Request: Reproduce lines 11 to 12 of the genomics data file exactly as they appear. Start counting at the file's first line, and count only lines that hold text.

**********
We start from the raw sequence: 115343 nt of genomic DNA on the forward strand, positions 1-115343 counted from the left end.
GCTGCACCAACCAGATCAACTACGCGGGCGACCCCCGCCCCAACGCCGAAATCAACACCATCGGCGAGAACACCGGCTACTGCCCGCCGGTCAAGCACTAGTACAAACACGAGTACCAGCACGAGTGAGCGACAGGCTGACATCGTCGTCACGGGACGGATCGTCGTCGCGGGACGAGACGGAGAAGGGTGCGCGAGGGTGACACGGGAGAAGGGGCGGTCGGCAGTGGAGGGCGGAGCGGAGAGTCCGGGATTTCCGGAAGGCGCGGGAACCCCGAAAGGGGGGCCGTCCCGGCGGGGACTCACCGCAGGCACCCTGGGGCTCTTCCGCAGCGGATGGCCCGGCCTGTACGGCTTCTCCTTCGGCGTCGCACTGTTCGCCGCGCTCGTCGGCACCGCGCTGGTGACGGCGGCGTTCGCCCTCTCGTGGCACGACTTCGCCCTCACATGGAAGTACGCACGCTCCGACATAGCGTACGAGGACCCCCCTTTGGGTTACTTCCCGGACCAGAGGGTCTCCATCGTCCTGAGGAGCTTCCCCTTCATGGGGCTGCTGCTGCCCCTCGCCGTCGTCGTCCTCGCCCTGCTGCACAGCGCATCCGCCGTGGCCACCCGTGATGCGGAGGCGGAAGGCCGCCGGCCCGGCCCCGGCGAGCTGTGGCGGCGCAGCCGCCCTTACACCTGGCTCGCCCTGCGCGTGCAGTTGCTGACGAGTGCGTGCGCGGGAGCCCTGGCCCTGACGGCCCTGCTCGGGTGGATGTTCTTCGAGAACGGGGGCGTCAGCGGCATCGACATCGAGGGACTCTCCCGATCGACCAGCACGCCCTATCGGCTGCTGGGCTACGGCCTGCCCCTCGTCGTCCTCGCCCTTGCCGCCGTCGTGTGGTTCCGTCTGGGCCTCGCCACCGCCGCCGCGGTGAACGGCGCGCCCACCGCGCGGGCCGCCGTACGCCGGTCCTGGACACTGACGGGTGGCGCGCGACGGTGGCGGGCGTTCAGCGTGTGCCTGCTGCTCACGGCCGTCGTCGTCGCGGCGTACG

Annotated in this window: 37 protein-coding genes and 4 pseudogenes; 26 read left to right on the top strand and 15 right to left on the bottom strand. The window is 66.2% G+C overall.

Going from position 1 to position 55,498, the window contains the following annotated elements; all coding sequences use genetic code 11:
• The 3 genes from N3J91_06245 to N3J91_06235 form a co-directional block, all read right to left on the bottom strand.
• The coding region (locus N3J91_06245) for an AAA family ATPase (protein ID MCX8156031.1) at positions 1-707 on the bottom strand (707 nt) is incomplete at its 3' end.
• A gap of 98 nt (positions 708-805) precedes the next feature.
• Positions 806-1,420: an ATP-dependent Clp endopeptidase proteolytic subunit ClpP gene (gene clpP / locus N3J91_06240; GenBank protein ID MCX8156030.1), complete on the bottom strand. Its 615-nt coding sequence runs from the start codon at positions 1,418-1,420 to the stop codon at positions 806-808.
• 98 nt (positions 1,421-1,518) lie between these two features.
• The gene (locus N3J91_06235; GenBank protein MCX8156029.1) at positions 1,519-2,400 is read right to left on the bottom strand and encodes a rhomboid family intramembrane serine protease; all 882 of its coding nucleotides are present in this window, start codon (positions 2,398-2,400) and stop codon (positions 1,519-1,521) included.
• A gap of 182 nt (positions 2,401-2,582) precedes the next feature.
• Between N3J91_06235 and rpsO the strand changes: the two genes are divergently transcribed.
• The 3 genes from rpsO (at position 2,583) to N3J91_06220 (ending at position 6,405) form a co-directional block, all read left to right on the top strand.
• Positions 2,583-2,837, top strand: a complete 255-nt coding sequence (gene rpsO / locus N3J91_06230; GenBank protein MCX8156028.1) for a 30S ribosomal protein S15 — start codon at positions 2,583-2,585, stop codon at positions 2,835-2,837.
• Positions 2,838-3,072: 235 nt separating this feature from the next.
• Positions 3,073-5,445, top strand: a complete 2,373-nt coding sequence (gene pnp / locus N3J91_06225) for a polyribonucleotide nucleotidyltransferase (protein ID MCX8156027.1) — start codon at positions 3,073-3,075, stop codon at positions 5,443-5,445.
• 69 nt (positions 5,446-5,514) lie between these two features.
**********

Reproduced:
• A gap of 182 nt (positions 2,401-2,582) precedes the next feature.
• Between N3J91_06235 and rpsO the strand changes: the two genes are divergently transcribed.